I want to emphasize that this announcement is part of a broader strategy that will move us from an economy that runs on fossil fuels and foreign oil to one that relies on homegrown fuels and clean energy. And the only way this transition will succeed is if it strengthens our economy in the short term and the long term. To fail to recognize this reality would be a mistake.
Congressman Jim Moran (D-VA) [official website], Chairman of the Interior Appropriations Subcommittee, opposed the plan [press release], arguing that "[e]nabling more drilling, when these sources have yet to be exhausted, only feeds our economic dependence on fossil fuels when we should be moving more aggressively to cleaner, sustainable sources of energy."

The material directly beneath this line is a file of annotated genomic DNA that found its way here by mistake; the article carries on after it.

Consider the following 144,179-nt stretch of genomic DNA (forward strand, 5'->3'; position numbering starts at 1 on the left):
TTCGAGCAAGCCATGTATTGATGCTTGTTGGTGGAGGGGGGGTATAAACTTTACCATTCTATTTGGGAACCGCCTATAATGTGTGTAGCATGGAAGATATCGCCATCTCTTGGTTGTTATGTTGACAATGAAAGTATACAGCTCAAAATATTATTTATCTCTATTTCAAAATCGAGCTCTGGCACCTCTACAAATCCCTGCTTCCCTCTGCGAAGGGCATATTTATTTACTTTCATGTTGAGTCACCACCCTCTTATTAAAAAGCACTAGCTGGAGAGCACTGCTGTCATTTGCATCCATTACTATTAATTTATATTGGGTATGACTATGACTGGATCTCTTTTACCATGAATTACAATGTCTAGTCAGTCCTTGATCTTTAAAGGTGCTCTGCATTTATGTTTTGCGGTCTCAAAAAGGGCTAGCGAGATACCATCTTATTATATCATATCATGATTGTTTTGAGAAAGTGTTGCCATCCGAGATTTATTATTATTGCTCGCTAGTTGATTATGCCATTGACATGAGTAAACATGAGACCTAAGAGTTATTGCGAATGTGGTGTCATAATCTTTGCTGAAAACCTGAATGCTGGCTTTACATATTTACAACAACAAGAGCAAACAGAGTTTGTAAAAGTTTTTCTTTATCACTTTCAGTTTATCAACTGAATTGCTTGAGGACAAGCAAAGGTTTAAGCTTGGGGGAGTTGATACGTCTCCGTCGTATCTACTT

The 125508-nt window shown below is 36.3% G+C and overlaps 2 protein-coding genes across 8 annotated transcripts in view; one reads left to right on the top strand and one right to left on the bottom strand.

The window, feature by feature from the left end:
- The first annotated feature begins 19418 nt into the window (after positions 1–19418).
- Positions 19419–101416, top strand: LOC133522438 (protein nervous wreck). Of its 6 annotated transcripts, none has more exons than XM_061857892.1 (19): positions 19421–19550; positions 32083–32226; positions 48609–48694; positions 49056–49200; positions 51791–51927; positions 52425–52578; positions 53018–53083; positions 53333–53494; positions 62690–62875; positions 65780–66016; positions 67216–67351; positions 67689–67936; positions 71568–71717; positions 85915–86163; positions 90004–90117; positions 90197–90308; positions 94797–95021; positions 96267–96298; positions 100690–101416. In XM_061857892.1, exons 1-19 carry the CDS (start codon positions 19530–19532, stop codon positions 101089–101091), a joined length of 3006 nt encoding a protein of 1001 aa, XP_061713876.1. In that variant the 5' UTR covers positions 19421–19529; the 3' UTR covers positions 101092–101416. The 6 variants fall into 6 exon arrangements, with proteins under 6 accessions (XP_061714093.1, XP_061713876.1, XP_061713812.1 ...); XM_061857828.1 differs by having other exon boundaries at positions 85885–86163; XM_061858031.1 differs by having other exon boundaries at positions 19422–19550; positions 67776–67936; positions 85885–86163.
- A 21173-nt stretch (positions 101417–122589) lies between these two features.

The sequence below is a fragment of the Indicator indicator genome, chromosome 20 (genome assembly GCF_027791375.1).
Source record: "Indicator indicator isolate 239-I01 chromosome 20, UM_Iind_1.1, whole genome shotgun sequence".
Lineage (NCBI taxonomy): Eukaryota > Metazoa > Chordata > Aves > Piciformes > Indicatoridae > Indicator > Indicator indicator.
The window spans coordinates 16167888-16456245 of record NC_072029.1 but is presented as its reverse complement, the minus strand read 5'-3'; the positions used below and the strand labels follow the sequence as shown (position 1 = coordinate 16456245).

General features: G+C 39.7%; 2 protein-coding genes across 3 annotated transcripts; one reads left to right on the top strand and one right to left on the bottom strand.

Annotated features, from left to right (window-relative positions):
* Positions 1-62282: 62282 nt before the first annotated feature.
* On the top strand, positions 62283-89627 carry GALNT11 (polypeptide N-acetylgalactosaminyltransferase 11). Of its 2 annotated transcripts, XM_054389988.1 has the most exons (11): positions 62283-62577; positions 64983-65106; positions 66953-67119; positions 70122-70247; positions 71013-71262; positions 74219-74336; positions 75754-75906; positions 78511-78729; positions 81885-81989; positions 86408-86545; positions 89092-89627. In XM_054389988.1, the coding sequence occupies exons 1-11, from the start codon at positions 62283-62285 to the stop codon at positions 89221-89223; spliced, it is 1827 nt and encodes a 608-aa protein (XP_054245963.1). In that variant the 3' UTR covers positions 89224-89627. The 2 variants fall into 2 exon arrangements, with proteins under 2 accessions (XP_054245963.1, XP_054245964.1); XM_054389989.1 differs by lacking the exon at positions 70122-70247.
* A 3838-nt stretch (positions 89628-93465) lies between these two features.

Last year, a panel for the US Court of Appeals for the District of Columbia Circuit [official website] vacated [JURIST report] a Bush-era program that would have allowed drilling off the coast of Alaska because the Department of the Interior (DOI) [official website] had failed to carry out required studies. The ruling followed plans [JURIST report] by the Obama administration to reverse offshore drilling policies established by former president George W. Bush [JURIST news archive] at the end of his presidency. The Obama administration planned to extend the public comment period on the proposed five-year plan for offshore oil and gas development by 180 days, assembling a detailed report from DOI agencies on conventional and renewable offshore energy resources, holding four regional conferences to review these findings, and expediting renewable energy rule making.